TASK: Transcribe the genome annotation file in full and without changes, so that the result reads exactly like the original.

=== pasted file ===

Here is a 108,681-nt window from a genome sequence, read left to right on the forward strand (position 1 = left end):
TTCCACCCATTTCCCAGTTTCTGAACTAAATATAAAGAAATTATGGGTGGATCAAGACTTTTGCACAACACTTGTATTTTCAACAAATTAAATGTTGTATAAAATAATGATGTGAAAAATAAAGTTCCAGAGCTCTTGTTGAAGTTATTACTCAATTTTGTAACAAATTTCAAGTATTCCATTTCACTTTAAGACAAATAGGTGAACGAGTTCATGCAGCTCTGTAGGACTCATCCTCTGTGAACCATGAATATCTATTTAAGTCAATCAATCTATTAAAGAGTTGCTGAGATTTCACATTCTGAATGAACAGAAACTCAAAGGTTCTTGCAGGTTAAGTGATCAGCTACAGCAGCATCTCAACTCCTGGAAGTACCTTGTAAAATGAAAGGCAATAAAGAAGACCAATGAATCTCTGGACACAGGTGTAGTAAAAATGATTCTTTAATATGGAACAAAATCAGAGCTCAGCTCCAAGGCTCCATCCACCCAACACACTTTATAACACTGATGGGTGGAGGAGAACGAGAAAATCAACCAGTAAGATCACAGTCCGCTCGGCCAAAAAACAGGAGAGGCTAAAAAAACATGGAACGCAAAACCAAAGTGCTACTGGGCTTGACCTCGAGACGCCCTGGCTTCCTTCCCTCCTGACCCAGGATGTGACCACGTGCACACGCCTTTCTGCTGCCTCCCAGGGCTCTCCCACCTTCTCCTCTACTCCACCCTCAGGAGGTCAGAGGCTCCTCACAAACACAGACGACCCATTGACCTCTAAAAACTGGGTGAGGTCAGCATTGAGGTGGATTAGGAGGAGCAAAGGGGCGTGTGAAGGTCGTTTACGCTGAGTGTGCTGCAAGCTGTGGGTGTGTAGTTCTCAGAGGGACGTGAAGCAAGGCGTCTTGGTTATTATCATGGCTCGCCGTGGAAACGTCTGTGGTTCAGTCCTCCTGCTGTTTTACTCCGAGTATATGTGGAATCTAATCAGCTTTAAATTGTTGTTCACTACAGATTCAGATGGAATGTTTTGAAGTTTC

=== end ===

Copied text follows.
Here is a 108,681-nt window from a genome sequence, read left to right on the forward strand (position 1 = left end):
TTCCACCCATTTCCCAGTTTCTGAACTAAATATAAAGAAATTATGGGTGGATCAAGACTTTTGCACAACACTTGTATTTTCAACAAATTAAATGTTGTATAAAATAATGATGTGAAAAATAAAGTTCCAGAGCTCTTGTTGAAGTTATTACTCAATTTTGTAACAAATTTCAAGTATTCCATTTCACTTTAAGACAAATAGGTGAACGAGTTCATGCAGCTCTGTAGGACTCATCCTCTGTGAACCATGAATATCTATTTAAGTCAATCAATCTATTAAAGAGTTGCTGAGATTTCACATTCTGAATGAACAGAAACTCAAAGGTTCTTGCAGGTTAAGTGATCAGCTACAGCAGCATCTCAACTCCTGGAAGTACCTTGTAAAATGAAAGGCAATAAAGAAGACCAATGAATCTCTGGACACAGGTGTAGTAAAAATGATTCTTTAATATGGAACAAAATCAGAGCTCAGCTCCAAGGCTCCATCCACCCAACACACTTTATAACACTGATGGGTGGAGGAGAACGAGAAAATCAACCAGTAAGATCACAGTCCGCTCGGCCAAAAAACAGGAGAGGCTAAAAAAACATGGAACGCAAAACCAAAGTGCTACTGGGCTTGACCTCGAGACGCCCTGGCTTCCTTCCCTCCTGACCCAGGATGTGACCACGTGCACACGCCTTTCTGCTGCCTCCCAGGGCTCTCCCACCTTCTCCTCTACTCCACCCTCAGGAGGTCAGAGGCTCCTCACAAACACAGACGACCCATTGACCTCTAAAAACTGGGTGAGGTCAGCATTGAGGTGGATTAGGAGGAGCAAAGGGGCGTGTGAAGGTCGTTTACGCTGAGTGTGCTGCAAGCTGTGGGTGTGTAGTTCTCAGAGGGACGTGAAGCAAGGCGTCTTGGTTATTATCATGGCTCGCCGTGGAAACGTCTGTGGTTCAGTCCTCCTGCTGTTTTACTCCGAGTATATGTGGAATCTAATCAGCTTTAAATTGTTGTTCACTACAGATTCAGATGGAATGTTTTGAAGTTTC